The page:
Discover more from Pete Lead’s startup updates
Pete's June 2023 update
In my element.
“I’ve had a fun week!”
I said that to Lucy, recently. I have been having fun! Doing new and creative things, feeling like I’m making progress, and adding value to the world. That’s a heck of a feeling!
In between writing and freelancing, I’ve been building outdoor steps in our pathways, and started a small retaining wall. Many step-related puns, each one a step up from the last.
Tonight I’m going to my first improv thing in forever. The amazing Patti Stiles is in Dunedin and running a workshop, and that’s not something I can miss.
We had our first snowfall of the season last weekend. It’s still very exciting to get snow.
Our oven broke. The fan whirred but it wouldn’t heat up. We turned it to a different setting and that worked OK. Not great but it cooked our meal.
Doctor Google said it was a broken heating element, and that I could replace it. Myself. And here’s a video. (That’s how you take the door off!)
So I bought the part. Waited until the snow cleared and the highway into town was open; just in case. “It should take 15 minutes,” I told Lucy. “Twenty, tops.” Power off; let’s do this.
But, oh, I can’t unscrew that bit from the front? Pull the whole oven out of its hole; prop it up with firewood stacked on a bathmat. Remove the top panel, then the back. Can’t quite reach the nut. A trip downstairs for different tools. Cross-legged on the kitchen floor, wondering if I can even put things back together if I quit now. I should have called an expert. But, wait, the nut is coming loose! “Progress!” I actually shouted this; raised my sweaty arms to the sky. Replace old part for new; re-connect wires; panels on; oven snug in its hole; screws in, door attached. And like that, it’s done. It only took 75 minutes longer than the video.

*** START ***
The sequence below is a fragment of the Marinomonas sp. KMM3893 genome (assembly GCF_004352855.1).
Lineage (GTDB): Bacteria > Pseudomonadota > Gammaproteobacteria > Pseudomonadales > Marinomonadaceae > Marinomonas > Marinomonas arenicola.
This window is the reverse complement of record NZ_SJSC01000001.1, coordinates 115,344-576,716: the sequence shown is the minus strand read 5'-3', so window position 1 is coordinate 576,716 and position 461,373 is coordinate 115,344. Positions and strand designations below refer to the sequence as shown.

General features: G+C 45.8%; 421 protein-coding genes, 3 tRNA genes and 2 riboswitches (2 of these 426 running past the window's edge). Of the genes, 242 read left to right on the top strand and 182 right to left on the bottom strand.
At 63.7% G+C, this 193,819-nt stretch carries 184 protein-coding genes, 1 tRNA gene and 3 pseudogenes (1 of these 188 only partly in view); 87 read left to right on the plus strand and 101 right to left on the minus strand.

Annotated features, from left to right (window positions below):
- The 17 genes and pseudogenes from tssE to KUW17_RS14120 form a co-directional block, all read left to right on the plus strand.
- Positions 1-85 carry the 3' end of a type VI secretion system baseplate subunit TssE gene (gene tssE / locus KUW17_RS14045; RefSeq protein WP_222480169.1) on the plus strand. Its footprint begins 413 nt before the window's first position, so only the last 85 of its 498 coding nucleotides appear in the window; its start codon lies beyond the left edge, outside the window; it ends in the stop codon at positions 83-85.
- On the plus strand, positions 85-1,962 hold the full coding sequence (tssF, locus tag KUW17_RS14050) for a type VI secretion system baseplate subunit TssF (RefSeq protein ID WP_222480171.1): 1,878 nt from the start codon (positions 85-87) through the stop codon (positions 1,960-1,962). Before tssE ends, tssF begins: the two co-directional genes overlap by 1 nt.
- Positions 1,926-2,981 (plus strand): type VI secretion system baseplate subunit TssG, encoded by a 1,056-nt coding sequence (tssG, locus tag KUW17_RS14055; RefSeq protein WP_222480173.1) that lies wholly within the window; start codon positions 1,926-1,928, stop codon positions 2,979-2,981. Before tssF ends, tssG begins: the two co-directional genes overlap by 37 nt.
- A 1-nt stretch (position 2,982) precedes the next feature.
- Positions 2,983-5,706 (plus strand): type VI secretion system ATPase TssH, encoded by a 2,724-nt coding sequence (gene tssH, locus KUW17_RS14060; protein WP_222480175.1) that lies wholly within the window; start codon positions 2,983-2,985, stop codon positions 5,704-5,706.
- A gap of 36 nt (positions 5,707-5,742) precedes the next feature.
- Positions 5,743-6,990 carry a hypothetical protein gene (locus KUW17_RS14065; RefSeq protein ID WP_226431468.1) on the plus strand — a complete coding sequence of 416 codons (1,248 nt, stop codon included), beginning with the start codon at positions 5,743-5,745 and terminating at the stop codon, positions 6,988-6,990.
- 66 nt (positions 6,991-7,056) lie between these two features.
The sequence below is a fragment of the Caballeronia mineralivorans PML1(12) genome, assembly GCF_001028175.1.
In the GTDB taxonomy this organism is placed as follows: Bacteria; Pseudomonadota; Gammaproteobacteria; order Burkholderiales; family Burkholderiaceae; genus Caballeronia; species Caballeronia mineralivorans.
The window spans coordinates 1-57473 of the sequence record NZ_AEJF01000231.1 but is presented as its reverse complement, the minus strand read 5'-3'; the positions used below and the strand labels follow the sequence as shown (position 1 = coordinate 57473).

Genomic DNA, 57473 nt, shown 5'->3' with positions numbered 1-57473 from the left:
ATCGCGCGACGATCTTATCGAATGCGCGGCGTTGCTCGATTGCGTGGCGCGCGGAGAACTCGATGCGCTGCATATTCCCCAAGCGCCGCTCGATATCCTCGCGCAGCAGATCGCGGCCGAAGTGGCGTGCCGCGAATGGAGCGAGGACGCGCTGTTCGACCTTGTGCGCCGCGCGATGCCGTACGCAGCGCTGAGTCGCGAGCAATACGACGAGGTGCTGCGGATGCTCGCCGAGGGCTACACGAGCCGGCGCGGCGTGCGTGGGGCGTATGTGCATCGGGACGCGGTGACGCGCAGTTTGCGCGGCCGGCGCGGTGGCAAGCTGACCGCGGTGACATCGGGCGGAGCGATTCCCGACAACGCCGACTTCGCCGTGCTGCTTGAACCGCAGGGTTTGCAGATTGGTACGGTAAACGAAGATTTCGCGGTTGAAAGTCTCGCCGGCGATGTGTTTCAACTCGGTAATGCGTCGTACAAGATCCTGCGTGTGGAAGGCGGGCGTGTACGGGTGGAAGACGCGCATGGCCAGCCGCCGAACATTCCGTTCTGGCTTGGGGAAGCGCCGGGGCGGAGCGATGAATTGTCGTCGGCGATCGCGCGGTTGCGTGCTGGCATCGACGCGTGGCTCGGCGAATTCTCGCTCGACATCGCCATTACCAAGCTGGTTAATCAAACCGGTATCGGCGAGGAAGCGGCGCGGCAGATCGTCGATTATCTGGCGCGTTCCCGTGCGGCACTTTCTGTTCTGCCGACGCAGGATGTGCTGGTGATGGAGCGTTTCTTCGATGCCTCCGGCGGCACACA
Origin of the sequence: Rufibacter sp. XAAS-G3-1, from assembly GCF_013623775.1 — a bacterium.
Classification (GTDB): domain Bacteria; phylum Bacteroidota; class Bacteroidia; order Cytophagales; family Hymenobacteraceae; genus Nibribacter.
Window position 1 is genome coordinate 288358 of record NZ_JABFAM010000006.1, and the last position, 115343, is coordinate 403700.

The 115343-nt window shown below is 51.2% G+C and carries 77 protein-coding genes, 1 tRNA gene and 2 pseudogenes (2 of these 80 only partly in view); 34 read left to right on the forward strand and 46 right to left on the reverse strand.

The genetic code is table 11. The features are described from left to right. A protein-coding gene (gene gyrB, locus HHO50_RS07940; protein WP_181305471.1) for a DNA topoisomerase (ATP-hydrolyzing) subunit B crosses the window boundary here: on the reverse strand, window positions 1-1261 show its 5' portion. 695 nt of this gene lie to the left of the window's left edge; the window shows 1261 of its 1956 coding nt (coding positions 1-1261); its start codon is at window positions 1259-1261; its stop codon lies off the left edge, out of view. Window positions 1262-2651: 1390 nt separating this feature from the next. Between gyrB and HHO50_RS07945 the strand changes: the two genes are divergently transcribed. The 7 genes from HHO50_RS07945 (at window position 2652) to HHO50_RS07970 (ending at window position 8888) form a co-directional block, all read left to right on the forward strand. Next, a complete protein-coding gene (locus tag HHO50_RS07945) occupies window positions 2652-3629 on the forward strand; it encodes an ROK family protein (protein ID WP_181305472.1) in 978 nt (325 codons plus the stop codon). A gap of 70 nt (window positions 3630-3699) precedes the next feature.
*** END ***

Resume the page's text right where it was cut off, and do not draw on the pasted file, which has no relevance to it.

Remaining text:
Power on. Fingers crossed. Now we’re cooking!
Startups supported: 6
A lot of prep for pitch night and pitch recording sessions the past couple of weeks. Plus investment round prep and coaching. I even attended a pitch event! (Though, being the only one there wearing a mask, I didn’t really network/socialise much.)
Skillzea just launched their platform and opened a pre-seed round. They did an amazing job of validating the value of a marketplace for skill-based gigwork in New Zealand — building Facebook communities, facilitating connections, and gathering data (but not in the creepy sense of gathering data).
StackGo is doubling down on their IdentityCheck service that integrates into business workflows and CRMs. They’re getting good early traction from accounting practice managers, law firms, and real estate agencies who want to replace their manual way of verifying customer IDs and KYC/AML checks.
Good initial session last night with a startup based in Poland and Georgia, building tools in the author/publisher space.
I’ve prepared a pitch for my next startup-related project. It’s a project I’ve had chewing around for a while now, and is related to pitch coaching. I’m aiming to get that well and truly under way this month.